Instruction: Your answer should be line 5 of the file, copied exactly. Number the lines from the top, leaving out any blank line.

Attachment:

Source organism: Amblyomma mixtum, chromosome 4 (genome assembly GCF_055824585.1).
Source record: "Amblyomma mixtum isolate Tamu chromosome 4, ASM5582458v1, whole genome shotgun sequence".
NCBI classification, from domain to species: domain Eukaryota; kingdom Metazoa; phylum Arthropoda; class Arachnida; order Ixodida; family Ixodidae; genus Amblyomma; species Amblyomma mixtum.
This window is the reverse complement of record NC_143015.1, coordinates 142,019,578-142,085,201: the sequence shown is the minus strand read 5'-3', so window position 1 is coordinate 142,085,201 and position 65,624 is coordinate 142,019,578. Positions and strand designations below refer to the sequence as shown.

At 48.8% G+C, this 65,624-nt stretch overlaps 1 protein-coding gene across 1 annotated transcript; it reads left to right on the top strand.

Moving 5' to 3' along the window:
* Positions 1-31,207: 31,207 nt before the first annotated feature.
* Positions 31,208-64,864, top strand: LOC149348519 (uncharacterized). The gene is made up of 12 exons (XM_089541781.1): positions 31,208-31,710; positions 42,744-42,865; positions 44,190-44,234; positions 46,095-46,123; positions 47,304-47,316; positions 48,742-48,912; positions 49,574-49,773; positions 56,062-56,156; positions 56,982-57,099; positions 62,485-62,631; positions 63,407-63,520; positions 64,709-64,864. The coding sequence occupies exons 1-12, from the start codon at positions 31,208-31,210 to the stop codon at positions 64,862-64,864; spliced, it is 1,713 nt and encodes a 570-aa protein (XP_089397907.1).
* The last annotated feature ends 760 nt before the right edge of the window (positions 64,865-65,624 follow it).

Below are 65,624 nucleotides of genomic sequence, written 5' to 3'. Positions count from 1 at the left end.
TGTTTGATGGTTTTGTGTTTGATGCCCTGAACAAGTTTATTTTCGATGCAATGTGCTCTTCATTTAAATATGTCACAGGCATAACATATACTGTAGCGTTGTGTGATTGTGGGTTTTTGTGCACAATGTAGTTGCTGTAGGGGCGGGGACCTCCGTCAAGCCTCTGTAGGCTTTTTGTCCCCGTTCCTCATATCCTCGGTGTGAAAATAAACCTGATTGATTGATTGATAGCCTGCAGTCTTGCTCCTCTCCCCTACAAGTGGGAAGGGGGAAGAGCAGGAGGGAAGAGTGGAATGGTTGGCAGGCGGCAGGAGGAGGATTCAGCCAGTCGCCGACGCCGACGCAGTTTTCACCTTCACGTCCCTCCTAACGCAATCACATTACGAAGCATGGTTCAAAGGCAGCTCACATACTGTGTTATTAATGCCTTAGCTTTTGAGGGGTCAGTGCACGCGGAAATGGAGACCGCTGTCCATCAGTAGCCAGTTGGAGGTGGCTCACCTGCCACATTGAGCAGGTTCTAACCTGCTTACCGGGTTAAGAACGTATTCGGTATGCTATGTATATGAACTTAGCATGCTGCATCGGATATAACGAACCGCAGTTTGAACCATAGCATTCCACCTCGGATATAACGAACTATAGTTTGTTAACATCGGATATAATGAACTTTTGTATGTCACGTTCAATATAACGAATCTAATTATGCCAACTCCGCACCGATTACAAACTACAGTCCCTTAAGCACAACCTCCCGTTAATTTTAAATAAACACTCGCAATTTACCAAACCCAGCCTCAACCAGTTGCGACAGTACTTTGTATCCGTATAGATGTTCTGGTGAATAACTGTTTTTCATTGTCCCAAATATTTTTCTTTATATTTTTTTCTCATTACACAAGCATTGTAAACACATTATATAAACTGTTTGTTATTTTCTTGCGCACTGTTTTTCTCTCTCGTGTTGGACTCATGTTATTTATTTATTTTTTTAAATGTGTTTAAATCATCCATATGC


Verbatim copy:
At 48.8% G+C, this 65,624-nt stretch overlaps 1 protein-coding gene across 1 annotated transcript; it reads left to right on the top strand.